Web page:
Mom Is The New Dad
"Papa can I have this?" my 13-year-old pestered, holding up a useless trinket, that I was pretty sure would go into the trash bin the next day, and reluctantly, I lifted my head from the non-stick pan that I was examining, to catch the store keeper's dumbstruck expression.
I chose to ignore it.
"No, you may not," I replied, but my daughter dug her heels in. "Why not, Papa? I've been mooning over something like this?" she said.
By this time, the store keeper was genuinely puzzled. He looked around to spot the missing Dad, couldn't find anyone and helplessly looked in my direction.
Empathizing a little, I revealed our "little secret."
"You see, when she expects me to play the role of a provider, she addresses me as Papa. But when she is looking for a nurturer, she calls me Mama."
Very stereotypical, and sexist, he must have thought but he smiled.
Actually, I get into this game with my daughter for another reason too.
I know we all have missing elements in the jigsaw puzzle called LIFE, but that doesn't mean we stop missing those elements. I know, when my daughter returns from a friend's house, she acutely misses a father figure in her life. Simple things like tasting the word 'Papa' roll off her tongue is missed, so one day, we happen to invent this game, and now, we both enjoy the perplexed expressions around us.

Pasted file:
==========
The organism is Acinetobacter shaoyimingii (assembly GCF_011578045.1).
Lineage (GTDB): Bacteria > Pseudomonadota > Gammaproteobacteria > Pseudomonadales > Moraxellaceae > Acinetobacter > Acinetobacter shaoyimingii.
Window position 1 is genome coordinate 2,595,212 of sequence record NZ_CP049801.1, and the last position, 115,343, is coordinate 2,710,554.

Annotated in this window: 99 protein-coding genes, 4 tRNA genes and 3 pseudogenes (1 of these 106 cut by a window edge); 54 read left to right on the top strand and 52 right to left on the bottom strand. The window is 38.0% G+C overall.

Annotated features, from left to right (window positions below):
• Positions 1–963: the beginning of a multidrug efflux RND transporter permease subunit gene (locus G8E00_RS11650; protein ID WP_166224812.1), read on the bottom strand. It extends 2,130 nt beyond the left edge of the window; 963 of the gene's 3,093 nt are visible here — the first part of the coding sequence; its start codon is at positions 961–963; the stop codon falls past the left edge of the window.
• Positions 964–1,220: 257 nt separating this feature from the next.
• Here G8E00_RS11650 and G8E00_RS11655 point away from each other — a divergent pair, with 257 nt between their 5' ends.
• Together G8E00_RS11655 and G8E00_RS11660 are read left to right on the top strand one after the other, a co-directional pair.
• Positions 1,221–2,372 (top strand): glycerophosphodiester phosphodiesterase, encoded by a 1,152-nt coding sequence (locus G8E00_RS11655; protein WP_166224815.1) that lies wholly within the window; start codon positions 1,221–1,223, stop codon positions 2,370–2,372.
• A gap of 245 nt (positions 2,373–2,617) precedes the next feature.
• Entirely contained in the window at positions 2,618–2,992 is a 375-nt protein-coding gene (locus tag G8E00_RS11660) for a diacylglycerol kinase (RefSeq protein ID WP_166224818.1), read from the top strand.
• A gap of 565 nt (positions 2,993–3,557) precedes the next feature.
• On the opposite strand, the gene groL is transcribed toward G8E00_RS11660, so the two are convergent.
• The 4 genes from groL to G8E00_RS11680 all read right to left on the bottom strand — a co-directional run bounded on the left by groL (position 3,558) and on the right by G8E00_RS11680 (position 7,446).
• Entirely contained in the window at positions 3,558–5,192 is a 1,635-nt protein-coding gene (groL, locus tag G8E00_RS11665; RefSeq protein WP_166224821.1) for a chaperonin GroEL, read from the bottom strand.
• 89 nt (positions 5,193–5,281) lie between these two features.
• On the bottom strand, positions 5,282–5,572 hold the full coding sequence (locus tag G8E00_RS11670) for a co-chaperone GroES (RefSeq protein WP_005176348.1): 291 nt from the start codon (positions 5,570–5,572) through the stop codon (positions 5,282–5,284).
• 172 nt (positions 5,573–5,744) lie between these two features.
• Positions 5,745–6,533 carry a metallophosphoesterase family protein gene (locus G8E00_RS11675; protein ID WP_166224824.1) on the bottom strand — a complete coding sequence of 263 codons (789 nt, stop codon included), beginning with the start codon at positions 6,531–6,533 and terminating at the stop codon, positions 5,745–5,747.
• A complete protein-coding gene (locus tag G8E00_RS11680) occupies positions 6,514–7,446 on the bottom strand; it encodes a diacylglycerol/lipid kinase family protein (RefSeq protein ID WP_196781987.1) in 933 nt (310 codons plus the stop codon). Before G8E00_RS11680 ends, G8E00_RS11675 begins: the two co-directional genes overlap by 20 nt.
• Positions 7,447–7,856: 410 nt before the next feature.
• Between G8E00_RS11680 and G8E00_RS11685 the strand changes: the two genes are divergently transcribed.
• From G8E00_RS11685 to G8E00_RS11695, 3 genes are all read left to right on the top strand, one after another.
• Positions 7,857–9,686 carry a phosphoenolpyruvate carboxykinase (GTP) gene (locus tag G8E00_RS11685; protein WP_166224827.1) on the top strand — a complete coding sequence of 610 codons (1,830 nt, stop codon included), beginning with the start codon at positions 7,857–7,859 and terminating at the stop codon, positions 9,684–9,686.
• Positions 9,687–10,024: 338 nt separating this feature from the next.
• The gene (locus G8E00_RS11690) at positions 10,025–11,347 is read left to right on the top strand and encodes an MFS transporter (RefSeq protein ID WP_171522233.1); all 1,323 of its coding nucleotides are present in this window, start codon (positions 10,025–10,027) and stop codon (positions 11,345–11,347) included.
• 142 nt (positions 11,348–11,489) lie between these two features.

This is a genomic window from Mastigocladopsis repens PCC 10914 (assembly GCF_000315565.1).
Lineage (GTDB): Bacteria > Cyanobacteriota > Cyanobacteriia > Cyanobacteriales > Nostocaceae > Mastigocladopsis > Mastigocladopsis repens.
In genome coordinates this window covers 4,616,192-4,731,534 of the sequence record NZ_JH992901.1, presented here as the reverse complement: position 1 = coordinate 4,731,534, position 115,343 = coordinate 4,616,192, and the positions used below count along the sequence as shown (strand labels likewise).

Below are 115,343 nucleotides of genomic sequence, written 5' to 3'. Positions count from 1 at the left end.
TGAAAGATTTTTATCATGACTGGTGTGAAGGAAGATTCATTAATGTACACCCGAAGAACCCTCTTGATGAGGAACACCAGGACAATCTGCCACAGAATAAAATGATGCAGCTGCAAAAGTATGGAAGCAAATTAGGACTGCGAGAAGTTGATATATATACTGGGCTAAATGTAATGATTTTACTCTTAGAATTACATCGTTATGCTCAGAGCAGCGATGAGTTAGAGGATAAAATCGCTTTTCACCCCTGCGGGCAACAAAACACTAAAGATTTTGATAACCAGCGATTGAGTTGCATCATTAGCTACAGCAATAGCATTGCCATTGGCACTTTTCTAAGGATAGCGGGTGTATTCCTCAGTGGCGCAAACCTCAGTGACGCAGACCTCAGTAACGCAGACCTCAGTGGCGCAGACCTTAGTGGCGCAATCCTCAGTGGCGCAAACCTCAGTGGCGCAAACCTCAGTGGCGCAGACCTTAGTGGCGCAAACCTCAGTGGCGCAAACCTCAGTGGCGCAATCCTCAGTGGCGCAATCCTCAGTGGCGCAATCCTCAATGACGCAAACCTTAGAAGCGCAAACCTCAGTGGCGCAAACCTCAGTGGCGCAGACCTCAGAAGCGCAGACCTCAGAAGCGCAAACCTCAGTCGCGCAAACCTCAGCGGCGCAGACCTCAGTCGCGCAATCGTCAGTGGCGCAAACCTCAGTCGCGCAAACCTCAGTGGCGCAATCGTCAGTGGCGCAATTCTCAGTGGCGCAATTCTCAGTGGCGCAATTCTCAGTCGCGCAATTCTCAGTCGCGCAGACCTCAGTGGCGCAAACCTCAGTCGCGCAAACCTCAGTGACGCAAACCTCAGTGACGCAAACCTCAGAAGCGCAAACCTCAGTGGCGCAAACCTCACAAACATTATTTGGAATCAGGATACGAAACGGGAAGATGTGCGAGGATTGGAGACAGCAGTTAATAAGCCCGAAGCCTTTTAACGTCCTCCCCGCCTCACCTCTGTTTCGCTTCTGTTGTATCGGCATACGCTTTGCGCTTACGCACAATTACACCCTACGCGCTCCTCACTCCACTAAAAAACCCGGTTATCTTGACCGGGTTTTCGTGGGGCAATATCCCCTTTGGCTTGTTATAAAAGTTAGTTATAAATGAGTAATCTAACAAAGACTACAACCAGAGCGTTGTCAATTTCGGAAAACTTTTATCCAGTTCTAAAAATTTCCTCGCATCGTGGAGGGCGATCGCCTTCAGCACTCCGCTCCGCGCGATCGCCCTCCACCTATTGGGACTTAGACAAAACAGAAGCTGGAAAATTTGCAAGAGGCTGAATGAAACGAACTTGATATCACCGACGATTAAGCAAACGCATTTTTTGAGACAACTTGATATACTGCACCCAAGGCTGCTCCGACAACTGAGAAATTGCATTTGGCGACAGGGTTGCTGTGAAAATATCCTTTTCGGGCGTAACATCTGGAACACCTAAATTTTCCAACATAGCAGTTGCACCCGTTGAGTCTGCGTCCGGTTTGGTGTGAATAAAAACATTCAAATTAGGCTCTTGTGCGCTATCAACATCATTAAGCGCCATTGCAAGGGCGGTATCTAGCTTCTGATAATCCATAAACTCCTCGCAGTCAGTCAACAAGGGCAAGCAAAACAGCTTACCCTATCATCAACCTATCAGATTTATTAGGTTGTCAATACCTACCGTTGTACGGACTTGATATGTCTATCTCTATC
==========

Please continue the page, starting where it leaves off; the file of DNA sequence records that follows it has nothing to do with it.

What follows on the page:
However, sometimes, it's not so funny or easy.
When she was smaller, she, one day wanted to know why we are not a regular family. She has a Mama and a Nanu (My Dad) but not a father or a sibling to play with.
My eyes fell on the fruit basket on the table and picking up one, I asked her, "What do you see?"
"An apple, of course!" she replied, irritated at the dumb line of questioning.
"And this?" I picked another.
"Another apple, what are you driving at?" she screwed up her nose.
"Okay, so both are apples. But do you spot any difference between the two apples?" I quizzed
"This one is more rounded; this one more Red.....so WHAT?"
"Just that we are also a family, but like these two apples, we are a different sort of a family. Nature intended us all to be different."
These days, we see so many single Moms and single Dads, maternal grandparents staying with their daughters' family etc., that the fruit analogy has begun to make sense. Even in a society that swears by the sanctity of the institution of marriage, there are families that have begun to understand that if you happen to make a wrong choice once, you don't have to live with the consequences, all your life.
Children, undoubtedly, suffer, but if you give them the same right to make their choices in lives, live with the consequences or move on, and yet not be always bitter, life can turn out to be bitter-sweet pill, it is for everyone.
What do you say?
By Radhika Sachdev
This article was originally published --> here